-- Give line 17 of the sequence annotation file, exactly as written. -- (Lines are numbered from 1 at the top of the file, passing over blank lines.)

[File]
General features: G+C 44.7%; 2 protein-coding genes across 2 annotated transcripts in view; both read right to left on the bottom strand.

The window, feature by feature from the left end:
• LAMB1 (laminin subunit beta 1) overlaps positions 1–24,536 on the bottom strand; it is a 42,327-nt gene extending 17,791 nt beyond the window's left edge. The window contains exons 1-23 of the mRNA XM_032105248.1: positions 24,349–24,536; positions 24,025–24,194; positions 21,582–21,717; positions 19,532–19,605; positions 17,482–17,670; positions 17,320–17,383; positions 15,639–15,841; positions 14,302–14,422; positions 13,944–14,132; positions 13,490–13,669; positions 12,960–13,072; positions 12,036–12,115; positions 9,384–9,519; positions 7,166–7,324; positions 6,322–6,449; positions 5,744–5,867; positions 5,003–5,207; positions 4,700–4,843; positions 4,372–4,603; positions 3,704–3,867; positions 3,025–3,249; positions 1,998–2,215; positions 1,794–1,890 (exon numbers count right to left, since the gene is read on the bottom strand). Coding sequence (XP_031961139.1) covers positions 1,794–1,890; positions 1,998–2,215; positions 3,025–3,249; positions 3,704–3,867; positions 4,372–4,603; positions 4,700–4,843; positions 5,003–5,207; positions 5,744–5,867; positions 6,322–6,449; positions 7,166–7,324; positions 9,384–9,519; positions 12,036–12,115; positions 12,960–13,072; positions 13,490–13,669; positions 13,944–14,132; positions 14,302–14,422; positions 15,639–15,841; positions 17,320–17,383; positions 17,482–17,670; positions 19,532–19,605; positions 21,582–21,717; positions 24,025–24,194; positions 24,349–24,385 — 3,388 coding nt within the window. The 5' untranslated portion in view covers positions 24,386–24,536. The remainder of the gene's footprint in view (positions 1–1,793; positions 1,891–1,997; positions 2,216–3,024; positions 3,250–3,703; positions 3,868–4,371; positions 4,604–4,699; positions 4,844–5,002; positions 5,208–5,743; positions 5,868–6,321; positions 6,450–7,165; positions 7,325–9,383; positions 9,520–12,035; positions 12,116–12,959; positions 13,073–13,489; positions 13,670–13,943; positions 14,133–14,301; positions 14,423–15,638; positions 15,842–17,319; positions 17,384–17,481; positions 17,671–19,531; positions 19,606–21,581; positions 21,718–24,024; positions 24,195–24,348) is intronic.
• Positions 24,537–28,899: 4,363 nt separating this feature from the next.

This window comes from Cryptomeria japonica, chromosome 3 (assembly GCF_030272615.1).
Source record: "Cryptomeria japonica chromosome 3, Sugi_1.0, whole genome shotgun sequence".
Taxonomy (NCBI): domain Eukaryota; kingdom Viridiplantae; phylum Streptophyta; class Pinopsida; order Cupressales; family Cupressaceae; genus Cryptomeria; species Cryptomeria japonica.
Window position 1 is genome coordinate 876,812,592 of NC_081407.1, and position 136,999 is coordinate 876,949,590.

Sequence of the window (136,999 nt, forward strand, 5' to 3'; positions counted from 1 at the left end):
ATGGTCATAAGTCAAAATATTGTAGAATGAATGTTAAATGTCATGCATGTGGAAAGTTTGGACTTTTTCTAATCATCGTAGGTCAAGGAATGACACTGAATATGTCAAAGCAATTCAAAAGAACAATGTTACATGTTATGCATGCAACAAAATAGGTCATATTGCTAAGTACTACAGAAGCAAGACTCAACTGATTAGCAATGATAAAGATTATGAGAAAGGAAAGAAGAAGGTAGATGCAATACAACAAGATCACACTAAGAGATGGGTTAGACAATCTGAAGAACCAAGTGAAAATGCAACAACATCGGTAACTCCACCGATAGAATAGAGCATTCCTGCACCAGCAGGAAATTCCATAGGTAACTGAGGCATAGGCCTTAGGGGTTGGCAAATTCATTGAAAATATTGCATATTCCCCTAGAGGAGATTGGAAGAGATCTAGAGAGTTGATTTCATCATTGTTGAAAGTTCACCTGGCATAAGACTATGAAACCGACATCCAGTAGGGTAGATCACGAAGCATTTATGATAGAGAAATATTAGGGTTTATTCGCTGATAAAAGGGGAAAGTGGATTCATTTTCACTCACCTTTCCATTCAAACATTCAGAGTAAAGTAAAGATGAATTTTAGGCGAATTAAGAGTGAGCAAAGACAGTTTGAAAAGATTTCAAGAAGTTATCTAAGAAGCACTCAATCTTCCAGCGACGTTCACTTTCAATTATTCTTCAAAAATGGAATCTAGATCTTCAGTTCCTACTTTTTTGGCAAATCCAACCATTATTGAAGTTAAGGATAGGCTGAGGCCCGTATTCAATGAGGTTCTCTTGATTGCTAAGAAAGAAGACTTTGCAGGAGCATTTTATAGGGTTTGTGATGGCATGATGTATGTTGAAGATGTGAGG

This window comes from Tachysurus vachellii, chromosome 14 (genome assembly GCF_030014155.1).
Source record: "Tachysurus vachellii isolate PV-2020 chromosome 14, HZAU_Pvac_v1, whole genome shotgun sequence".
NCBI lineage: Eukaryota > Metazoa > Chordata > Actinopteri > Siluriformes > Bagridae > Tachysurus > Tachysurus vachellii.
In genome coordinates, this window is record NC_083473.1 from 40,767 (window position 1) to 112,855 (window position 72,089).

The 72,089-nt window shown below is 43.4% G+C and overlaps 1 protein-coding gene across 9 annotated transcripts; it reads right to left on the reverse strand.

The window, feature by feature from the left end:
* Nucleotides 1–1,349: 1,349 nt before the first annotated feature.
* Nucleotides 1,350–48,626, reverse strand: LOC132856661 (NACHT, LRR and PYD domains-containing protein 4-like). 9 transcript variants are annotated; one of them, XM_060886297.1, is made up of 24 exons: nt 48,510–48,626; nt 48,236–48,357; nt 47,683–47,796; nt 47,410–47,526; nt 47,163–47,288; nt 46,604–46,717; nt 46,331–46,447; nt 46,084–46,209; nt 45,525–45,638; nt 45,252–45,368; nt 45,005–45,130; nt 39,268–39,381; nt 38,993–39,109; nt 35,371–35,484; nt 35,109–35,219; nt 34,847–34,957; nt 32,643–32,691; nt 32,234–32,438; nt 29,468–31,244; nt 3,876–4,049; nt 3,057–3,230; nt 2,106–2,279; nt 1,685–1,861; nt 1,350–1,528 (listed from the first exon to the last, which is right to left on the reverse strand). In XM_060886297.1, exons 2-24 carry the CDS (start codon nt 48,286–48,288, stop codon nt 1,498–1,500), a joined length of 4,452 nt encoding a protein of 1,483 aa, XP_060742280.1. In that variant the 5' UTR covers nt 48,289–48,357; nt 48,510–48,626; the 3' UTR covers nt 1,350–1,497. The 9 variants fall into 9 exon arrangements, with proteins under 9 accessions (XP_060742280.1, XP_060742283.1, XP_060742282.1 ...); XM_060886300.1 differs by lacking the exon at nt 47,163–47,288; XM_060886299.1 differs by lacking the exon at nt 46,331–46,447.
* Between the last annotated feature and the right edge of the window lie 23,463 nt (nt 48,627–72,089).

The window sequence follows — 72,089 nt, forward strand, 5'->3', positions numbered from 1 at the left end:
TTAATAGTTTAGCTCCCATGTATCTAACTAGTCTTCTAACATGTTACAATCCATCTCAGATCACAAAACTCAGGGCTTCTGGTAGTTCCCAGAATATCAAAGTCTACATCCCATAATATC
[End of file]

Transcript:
* Nucleotides 1–1,349: 1,349 nt before the first annotated feature.